The Cypriot banking system needs a bailout.
The EU, led by Germany, pushed heavily for the Cypriot banking system to contribute a substantial share of the bailout – 5.8 billion euros of the total 17 billion requested – by imposing a controversial "tax" on Cypriot savings accounts.
Market analyst Peter Tchir pointed out that, with relative ease, the U.S. passed a $60 billion rescue package for areas of the Northeast that were damaged by Hurricane Sandy, but the EU – Germany – isn't even willing to pony up a tenth of that amount to avoid all of the problems that have arisen as a result of the forced haircut to which Cypriot depositors are now being subjected.
The reason is pretty clear: Germany has a looming federal election in September, and it doesn't look good for them to support a bailout of a banking system with a reputation as an off-shore tax haven for moneyed Russian interests.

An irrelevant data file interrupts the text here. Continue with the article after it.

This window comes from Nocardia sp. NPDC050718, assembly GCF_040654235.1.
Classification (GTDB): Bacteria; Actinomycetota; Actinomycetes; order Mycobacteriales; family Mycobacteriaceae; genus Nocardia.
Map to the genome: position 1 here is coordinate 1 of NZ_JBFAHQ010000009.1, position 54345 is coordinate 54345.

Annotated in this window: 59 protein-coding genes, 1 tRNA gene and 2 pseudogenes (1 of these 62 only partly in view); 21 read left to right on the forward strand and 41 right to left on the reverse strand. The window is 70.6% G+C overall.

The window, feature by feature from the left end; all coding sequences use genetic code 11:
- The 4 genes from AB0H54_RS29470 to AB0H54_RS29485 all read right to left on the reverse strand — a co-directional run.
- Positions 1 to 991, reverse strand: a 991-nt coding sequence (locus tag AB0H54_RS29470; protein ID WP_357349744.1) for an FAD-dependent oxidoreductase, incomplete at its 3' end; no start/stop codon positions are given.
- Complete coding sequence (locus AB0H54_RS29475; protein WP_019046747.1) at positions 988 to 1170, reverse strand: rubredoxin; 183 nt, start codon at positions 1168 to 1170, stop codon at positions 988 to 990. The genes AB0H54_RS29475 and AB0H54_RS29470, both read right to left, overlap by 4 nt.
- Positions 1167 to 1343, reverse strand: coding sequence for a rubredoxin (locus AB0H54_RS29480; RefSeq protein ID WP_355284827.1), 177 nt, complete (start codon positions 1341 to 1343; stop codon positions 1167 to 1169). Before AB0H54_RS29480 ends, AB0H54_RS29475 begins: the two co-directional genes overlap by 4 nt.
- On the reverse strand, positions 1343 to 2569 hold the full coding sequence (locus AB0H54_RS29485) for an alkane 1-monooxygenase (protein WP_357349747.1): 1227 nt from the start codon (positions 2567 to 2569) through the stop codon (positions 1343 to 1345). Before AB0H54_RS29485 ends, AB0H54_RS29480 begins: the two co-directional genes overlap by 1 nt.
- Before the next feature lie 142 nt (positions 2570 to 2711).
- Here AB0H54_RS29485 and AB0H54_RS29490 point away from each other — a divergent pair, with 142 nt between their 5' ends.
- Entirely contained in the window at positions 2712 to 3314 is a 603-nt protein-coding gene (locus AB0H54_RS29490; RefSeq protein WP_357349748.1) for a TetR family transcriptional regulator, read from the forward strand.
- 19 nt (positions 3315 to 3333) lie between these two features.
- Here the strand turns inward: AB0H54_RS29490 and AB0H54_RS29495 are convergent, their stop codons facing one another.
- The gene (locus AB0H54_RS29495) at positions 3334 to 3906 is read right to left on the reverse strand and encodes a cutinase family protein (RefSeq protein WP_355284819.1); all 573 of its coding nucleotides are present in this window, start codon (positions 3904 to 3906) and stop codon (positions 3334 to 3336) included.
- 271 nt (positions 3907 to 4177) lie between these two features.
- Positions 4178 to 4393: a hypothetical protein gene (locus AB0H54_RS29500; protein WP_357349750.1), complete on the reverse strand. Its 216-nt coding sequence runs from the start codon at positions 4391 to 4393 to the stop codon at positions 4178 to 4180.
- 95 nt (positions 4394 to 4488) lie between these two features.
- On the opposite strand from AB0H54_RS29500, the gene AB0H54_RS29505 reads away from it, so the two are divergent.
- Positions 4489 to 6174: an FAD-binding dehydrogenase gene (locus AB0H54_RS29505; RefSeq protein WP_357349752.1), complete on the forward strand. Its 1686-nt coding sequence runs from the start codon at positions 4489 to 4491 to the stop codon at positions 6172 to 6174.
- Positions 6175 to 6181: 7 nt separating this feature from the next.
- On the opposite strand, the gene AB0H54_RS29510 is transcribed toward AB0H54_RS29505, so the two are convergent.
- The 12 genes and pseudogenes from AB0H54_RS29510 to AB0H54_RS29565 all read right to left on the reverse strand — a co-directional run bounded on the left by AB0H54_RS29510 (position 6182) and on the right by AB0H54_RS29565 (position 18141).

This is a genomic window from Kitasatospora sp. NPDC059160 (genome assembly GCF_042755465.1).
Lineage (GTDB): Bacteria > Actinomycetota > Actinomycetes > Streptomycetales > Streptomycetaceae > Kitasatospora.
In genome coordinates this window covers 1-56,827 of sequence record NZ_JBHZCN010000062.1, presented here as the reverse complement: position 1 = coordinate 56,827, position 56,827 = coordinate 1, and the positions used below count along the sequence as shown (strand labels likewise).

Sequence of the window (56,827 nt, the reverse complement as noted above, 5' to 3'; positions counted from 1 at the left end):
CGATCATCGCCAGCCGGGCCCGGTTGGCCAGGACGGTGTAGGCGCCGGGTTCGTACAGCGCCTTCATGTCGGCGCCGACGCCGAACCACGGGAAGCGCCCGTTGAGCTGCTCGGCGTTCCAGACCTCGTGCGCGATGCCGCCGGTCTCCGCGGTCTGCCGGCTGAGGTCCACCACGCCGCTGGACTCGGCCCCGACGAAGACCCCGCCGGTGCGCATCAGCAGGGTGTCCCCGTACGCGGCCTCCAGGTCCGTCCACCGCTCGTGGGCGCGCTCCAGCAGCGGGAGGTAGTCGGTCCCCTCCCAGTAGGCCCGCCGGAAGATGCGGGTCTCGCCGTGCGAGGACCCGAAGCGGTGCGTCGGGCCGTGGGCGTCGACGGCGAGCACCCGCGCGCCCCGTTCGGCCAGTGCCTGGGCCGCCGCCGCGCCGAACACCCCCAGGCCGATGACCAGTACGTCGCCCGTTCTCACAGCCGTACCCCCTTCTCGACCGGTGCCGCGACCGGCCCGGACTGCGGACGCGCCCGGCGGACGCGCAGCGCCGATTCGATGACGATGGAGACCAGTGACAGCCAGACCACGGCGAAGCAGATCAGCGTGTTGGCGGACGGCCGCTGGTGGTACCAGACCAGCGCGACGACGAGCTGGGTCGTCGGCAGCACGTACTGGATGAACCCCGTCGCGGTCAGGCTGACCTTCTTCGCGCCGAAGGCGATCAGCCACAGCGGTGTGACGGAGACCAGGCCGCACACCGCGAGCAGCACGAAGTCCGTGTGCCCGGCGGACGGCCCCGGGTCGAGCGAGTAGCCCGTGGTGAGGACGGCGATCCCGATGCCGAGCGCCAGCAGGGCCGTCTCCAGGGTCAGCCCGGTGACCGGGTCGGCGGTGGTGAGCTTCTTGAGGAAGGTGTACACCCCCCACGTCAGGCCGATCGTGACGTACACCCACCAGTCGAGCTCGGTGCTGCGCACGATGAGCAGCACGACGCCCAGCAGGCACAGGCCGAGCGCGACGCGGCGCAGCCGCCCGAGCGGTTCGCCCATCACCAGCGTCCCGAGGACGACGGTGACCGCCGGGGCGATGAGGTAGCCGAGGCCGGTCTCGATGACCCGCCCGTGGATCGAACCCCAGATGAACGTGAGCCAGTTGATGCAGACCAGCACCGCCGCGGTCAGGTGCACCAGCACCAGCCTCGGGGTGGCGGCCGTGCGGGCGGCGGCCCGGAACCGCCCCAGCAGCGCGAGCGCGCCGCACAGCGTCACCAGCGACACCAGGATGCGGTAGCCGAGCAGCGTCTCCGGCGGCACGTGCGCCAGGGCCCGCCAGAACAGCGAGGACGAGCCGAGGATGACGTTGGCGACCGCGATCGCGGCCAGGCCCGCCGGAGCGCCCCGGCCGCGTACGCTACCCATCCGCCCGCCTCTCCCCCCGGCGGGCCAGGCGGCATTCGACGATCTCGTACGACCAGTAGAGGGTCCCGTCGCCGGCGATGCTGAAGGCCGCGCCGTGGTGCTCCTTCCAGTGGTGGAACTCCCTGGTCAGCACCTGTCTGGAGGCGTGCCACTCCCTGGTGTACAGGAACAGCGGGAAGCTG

" We have argued many times before that the issue of wealth redistribution could become a source of friction within the monetary union," says NBF Financial Chief Economist and Strategist Stéfane Marion. "This is all the more true when it involves a member state with a large 'parallel' economy."
To put a number on it, Marion says that 26 percent of GDP in Cyprus is the result of " economic activities and the income derived thereof that circumvent or avoid government regulation or taxation."
That's quite a bit. Not only does it show why there's no political appetite for a bailout of Cypriot banks in Germany, but also how much Cyprus stands to lose if its status as a tax haven is jeopardized, which seems to be the direction this whole saga is headed.
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